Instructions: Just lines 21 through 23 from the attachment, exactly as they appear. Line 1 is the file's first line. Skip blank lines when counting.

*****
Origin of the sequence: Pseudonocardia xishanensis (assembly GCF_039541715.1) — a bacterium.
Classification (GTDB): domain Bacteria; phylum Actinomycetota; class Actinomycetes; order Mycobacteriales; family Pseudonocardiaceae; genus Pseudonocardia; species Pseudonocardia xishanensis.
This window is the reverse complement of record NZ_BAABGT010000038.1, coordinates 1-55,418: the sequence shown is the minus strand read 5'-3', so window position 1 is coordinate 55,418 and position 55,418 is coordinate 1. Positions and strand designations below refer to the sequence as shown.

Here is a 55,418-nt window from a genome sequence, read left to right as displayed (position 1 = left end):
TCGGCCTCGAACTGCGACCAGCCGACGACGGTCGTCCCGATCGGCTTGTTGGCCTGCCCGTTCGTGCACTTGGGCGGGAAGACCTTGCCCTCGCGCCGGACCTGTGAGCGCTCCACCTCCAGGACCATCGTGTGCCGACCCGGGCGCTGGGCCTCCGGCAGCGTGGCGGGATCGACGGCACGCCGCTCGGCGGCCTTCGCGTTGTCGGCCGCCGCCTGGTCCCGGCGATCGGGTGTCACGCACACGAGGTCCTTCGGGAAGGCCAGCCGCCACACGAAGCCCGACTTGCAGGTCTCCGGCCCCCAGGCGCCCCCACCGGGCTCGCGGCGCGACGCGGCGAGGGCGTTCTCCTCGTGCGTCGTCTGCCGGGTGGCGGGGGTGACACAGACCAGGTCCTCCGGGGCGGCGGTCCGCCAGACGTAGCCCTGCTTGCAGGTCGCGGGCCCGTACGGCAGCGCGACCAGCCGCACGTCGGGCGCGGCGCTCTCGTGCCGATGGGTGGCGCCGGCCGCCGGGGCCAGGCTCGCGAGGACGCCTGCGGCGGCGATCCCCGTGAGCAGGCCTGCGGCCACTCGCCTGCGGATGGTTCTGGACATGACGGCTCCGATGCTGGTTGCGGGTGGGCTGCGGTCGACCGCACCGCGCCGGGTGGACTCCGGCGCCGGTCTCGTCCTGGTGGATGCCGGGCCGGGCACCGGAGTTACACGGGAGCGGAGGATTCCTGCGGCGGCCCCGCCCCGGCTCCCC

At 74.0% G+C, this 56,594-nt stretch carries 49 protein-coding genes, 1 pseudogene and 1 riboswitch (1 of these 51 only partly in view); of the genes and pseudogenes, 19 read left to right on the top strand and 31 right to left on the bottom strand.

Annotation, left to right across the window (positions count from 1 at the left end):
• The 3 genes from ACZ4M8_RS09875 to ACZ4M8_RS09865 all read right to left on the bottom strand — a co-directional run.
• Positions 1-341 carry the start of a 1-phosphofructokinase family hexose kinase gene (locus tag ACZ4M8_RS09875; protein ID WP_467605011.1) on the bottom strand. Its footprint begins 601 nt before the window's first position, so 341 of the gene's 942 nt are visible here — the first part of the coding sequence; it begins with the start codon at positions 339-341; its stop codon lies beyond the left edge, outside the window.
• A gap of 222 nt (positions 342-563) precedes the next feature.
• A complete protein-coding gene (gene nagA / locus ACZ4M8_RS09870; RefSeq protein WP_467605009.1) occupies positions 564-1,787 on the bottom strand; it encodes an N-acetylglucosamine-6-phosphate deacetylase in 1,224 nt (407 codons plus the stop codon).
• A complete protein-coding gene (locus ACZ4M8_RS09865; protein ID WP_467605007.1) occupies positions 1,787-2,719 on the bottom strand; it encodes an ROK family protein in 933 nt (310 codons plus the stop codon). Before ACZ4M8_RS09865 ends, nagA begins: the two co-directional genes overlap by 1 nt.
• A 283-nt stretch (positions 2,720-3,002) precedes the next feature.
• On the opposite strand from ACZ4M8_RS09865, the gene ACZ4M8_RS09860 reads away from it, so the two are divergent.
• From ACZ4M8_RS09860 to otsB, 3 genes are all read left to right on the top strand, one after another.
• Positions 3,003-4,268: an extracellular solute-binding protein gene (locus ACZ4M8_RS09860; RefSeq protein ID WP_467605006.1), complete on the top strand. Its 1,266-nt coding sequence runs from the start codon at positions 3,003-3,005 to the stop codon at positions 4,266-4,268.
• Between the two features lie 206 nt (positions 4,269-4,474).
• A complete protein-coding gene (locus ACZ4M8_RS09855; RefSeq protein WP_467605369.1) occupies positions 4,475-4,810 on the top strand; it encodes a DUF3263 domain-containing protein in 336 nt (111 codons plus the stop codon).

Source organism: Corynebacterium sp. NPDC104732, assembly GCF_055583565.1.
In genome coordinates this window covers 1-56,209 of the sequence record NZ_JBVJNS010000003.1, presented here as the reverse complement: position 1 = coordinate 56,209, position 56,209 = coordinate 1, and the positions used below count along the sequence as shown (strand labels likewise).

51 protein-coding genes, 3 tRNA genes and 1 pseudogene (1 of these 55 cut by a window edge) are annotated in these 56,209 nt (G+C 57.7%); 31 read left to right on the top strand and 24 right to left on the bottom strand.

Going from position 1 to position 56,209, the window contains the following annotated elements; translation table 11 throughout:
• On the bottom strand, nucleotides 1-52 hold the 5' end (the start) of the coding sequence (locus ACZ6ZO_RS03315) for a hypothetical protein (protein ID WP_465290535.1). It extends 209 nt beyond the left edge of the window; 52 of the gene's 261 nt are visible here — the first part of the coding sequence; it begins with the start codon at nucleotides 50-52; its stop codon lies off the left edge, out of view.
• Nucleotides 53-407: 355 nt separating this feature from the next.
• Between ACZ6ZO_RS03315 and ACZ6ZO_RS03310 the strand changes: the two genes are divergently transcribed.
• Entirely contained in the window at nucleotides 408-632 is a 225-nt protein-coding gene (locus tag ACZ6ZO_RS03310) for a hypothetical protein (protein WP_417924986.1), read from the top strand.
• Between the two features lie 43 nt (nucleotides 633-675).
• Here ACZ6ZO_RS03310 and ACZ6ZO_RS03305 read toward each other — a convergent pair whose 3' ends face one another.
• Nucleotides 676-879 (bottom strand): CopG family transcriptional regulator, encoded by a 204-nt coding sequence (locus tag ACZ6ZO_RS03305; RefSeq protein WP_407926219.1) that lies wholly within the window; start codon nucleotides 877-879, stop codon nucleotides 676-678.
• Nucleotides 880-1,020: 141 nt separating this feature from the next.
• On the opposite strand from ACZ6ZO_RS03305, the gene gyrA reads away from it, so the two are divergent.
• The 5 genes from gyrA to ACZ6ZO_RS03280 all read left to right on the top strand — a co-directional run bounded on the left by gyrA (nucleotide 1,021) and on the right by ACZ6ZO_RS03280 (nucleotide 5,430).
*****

51 protein-coding genes, 3 tRNA genes and 1 pseudogene (1 of these 55 cut by a window edge) are annotated in these 56,209 nt (G+C 57.7%); 31 read left to right on the top strand and 24 right to left on the bottom strand.

Going from position 1 to position 56,209, the window contains the following annotated elements; translation table 11 throughout:
• On the bottom strand, nucleotides 1-52 hold the 5' end (the start) of the coding sequence (locus ACZ6ZO_RS03315) for a hypothetical protein (protein ID WP_465290535.1). It extends 209 nt beyond the left edge of the window; 52 of the gene's 261 nt are visible here — the first part of the coding sequence; it begins with the start codon at nucleotides 50-52; its stop codon lies off the left edge, out of view.